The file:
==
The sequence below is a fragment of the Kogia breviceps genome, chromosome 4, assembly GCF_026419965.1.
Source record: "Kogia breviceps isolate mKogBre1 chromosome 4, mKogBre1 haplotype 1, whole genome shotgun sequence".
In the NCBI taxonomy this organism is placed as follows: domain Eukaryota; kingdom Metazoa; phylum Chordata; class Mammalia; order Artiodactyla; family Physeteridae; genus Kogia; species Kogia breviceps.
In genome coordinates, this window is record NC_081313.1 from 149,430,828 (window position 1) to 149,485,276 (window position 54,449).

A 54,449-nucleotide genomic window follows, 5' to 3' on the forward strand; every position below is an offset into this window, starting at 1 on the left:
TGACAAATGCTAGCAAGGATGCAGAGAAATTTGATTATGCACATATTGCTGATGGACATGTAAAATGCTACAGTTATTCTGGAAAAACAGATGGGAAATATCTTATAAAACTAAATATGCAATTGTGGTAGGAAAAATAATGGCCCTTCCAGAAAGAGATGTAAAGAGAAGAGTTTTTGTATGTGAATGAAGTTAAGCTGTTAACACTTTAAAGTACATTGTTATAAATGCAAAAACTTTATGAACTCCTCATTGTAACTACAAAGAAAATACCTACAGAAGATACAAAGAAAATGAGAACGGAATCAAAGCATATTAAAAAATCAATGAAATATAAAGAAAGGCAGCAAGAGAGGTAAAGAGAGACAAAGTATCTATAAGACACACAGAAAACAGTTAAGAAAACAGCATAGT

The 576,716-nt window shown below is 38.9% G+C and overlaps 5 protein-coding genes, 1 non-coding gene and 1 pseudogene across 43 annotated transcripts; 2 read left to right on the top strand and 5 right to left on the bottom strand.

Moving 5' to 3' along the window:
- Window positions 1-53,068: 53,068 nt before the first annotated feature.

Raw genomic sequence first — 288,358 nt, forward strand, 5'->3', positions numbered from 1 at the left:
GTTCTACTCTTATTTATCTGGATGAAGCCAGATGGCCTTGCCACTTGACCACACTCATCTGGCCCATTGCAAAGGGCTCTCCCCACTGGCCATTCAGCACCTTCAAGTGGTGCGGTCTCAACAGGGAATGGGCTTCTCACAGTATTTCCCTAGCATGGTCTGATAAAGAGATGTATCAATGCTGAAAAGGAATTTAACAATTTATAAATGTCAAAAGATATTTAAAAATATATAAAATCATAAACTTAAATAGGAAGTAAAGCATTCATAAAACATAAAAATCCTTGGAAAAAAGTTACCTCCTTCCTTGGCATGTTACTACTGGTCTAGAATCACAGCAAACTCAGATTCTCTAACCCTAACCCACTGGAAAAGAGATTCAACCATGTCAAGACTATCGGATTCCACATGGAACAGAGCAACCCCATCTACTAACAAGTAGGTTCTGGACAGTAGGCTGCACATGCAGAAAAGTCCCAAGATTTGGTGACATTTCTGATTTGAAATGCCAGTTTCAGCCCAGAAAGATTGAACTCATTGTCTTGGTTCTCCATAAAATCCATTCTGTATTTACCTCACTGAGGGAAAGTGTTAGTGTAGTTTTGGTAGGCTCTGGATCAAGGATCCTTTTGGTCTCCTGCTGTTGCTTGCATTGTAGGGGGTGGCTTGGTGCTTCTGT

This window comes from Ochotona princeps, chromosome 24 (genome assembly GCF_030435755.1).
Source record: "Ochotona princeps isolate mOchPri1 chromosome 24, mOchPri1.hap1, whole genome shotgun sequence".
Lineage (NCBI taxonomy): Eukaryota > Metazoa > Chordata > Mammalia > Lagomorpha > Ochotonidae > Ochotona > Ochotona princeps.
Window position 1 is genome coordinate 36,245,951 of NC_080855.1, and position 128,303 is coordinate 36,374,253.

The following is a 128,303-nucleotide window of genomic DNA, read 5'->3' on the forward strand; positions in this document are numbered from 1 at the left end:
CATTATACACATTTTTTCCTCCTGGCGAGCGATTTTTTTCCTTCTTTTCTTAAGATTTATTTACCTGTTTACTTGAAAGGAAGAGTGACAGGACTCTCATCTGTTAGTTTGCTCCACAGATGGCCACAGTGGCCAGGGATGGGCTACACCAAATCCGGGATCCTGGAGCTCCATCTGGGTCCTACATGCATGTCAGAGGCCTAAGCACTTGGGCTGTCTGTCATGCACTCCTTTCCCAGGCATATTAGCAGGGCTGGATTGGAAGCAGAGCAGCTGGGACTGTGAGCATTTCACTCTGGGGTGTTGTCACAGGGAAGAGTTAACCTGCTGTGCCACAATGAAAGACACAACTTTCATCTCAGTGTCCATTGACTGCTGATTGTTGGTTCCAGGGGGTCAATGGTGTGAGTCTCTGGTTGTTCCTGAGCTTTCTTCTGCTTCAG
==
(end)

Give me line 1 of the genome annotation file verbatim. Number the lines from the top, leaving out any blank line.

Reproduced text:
The sequence below is a fragment of the Kogia breviceps genome, chromosome 4, assembly GCF_026419965.1.